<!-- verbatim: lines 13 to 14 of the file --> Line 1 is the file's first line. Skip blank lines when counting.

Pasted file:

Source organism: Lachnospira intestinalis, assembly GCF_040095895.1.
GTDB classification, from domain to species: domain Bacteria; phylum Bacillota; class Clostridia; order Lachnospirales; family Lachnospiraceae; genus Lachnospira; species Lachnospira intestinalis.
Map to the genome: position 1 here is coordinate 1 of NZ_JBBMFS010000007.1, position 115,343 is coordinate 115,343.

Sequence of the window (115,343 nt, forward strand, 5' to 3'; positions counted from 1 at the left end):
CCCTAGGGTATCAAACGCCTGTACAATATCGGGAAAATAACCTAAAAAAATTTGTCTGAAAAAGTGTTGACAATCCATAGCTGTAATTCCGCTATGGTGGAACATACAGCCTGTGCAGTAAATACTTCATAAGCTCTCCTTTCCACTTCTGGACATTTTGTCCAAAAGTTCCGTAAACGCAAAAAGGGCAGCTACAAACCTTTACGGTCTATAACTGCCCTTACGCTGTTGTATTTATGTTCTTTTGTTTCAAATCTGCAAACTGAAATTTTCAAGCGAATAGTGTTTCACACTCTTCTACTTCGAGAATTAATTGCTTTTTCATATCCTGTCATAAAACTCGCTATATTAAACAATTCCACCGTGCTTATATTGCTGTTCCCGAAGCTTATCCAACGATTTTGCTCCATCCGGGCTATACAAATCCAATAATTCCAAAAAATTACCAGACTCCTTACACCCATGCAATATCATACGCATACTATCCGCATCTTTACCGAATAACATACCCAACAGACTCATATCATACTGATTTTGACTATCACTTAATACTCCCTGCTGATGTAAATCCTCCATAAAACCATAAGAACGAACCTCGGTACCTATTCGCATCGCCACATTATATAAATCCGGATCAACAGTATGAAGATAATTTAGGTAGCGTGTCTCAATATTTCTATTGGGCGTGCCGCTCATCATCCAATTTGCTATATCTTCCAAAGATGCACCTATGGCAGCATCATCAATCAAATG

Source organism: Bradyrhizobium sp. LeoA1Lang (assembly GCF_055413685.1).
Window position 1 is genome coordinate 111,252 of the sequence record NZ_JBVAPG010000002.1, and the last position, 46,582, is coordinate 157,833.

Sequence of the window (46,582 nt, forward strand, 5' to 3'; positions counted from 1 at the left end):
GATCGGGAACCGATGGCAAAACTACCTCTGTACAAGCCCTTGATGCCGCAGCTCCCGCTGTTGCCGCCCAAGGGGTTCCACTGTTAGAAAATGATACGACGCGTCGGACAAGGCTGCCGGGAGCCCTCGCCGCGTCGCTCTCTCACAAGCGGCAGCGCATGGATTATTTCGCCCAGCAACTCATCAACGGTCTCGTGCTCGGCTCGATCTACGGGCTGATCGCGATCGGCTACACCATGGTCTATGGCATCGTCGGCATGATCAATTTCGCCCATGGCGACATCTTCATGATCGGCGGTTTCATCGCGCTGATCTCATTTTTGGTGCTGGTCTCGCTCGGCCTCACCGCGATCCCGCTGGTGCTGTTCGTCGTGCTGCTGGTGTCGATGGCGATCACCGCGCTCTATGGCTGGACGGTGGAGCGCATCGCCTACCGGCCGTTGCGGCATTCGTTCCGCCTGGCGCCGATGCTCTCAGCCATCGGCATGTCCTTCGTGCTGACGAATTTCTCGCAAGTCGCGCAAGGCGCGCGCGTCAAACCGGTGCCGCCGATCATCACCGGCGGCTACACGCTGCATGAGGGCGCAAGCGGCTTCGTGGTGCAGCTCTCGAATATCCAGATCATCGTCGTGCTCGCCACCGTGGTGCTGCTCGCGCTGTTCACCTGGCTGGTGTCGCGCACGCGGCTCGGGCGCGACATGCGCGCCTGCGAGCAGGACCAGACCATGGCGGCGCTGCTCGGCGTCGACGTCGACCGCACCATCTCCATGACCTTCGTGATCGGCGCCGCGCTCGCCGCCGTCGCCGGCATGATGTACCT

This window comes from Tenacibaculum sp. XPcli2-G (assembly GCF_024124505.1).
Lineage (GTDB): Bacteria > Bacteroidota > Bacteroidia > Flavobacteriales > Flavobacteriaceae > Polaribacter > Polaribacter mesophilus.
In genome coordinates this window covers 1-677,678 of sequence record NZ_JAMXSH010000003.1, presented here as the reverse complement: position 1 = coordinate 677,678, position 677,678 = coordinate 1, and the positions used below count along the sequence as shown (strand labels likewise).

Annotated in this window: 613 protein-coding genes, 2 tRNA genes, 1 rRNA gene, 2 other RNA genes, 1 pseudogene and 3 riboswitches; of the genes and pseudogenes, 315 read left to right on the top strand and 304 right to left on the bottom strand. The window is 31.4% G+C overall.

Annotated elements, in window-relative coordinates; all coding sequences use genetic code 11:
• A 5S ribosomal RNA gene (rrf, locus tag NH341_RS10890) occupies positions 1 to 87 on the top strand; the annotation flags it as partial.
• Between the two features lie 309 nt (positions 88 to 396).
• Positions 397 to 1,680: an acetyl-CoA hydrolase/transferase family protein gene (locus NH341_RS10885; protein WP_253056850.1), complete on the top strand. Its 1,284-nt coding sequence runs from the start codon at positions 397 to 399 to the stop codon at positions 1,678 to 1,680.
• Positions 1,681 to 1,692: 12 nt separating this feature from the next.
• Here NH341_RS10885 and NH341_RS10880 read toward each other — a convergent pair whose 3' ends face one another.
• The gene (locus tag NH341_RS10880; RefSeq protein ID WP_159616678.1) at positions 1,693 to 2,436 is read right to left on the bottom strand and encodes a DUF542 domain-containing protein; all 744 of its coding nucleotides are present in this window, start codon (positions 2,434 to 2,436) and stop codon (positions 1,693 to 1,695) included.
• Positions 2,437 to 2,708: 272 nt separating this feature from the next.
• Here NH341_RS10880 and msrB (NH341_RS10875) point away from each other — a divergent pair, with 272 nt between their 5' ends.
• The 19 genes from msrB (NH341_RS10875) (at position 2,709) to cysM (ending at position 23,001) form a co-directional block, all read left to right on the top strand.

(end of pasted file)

Annotated in this window: 613 protein-coding genes, 2 tRNA genes, 1 rRNA gene, 2 other RNA genes, 1 pseudogene and 3 riboswitches; of the genes and pseudogenes, 315 read left to right on the top strand and 304 right to left on the bottom strand. The window is 31.4% G+C overall.

Annotated elements, in window-relative coordinates; all coding sequences use genetic code 11: